an inverter controlling a lamp such that the lamp emits light with luminance equal to or greater than 80 cd/m2, and
wherein the at least one difference curve has intersecting linear and quartic portions, and a critical value where the linear and quartic portions intersect.
2. The liquid crystal display of claim 1, wherein the processing of the luminance controller includes addition of a predetermined data value to the input image data such that the luminance represented by the predetermined gray of the input image data be 80 cd/m2.
3. The liquid crystal display of claim 1, wherein the gamma converter comprises an R data modifier, a G data modifier and a B data modifier for performing the gamma conversion for the input image data for respective red, green and blue colors, and each of the data modifiers maps the input image data into output image data having a gamma characteristic adapted to the gamma 2.2 curve.
4. The liquid crystal display of claim 3, wherein the data modifiers include a non-volatile memory.
5. The liquid crystal display of claim 1, wherein the gamma converter comprises an R data modifier, a G data modifier and a B data modifier for performing the gamma conversion for the input image data for respective red, green and blue colors, the liquid crystal display further comprises a target image data storage storing a map from the input image data into output image data having a gamma characteristic adapted to the gamma 2.2 curve and a controller loading the map stored in the target image data storage into the data modifiers, and the data modifiers select the output image data corresponding to the input image data from the loaded map and outputting the selected output image data.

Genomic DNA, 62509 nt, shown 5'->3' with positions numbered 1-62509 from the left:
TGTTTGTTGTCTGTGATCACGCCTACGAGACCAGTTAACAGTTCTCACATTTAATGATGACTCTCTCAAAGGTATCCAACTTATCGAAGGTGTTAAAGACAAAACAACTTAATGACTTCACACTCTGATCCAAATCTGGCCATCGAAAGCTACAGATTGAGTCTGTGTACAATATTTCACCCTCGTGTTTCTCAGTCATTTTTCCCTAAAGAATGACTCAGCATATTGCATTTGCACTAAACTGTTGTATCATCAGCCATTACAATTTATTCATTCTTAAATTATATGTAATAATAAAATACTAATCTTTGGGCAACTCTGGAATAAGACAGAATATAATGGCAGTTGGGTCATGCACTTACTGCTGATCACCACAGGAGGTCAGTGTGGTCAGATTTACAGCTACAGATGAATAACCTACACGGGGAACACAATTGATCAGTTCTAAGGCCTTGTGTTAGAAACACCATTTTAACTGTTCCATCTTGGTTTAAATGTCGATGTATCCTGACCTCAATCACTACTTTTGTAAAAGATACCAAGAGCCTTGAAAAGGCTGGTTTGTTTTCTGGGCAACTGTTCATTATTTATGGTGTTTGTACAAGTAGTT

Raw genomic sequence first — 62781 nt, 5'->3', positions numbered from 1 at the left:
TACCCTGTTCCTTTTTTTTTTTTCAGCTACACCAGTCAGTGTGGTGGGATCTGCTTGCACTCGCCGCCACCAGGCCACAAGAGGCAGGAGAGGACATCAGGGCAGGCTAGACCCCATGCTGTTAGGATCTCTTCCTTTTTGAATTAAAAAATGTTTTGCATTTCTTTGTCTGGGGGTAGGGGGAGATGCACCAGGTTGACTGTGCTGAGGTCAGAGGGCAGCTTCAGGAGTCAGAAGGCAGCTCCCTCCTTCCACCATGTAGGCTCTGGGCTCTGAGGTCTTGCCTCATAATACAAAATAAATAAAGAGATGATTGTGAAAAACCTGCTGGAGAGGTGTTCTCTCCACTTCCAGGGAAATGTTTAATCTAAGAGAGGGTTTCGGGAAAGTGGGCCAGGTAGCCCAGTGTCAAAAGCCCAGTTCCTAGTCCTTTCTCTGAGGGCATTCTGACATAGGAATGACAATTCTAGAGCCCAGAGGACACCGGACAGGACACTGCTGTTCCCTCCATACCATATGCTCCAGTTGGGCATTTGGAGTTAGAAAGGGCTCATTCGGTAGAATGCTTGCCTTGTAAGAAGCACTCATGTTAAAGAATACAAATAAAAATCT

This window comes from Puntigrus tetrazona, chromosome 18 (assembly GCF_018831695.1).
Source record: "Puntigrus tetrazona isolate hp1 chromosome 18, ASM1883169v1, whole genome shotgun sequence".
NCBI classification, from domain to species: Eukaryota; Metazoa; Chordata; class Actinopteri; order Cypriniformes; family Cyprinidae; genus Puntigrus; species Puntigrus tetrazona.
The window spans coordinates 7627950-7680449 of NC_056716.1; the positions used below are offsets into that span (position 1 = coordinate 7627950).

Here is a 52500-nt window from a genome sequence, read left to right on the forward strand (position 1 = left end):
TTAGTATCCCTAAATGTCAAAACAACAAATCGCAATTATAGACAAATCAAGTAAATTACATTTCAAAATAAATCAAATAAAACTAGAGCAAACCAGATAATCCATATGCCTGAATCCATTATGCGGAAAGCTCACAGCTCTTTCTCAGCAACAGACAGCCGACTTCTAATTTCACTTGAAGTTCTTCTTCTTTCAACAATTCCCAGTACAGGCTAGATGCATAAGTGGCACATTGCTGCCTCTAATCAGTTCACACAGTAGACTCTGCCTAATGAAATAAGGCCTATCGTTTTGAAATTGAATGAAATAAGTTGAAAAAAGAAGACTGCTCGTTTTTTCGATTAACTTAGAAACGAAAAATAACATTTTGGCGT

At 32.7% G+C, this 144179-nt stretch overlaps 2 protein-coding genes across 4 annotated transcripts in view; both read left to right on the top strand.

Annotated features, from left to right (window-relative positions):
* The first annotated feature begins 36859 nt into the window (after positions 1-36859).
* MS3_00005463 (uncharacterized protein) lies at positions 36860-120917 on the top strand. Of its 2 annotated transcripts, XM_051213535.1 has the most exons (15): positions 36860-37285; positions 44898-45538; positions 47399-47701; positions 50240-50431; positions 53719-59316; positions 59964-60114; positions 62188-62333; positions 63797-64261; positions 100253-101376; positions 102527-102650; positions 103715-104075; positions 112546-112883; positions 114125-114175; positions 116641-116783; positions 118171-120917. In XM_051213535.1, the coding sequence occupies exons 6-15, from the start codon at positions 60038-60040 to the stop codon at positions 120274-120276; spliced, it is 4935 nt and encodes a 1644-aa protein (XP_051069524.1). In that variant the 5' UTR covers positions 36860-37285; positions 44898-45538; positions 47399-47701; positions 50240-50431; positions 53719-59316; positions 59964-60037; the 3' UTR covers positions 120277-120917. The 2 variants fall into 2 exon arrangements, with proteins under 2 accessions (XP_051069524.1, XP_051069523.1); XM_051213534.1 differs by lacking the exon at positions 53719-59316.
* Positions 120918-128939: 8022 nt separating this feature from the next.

6. The liquid crystal display of claim 5, wherein the data modifiers comprise a volatile memory, and the target image data storage comprises a nonvolatile memory element.
7. The liquid crystal display of claim 5, wherein the target image data storage includes a nonvolatile memory in the signal controller and a nonvolatile memory element provided external to the signal controller.
8. The liquid crystal display of claim 1, wherein the gamma converter obtains the output image data from the input image data by way of a mathematical operation.
9. The liquid crystal display of claim 1, wherein the at least one difference curve includes a red color difference curve and a blue color difference curve, the red color difference curve being symmetrical to the blue color difference curve.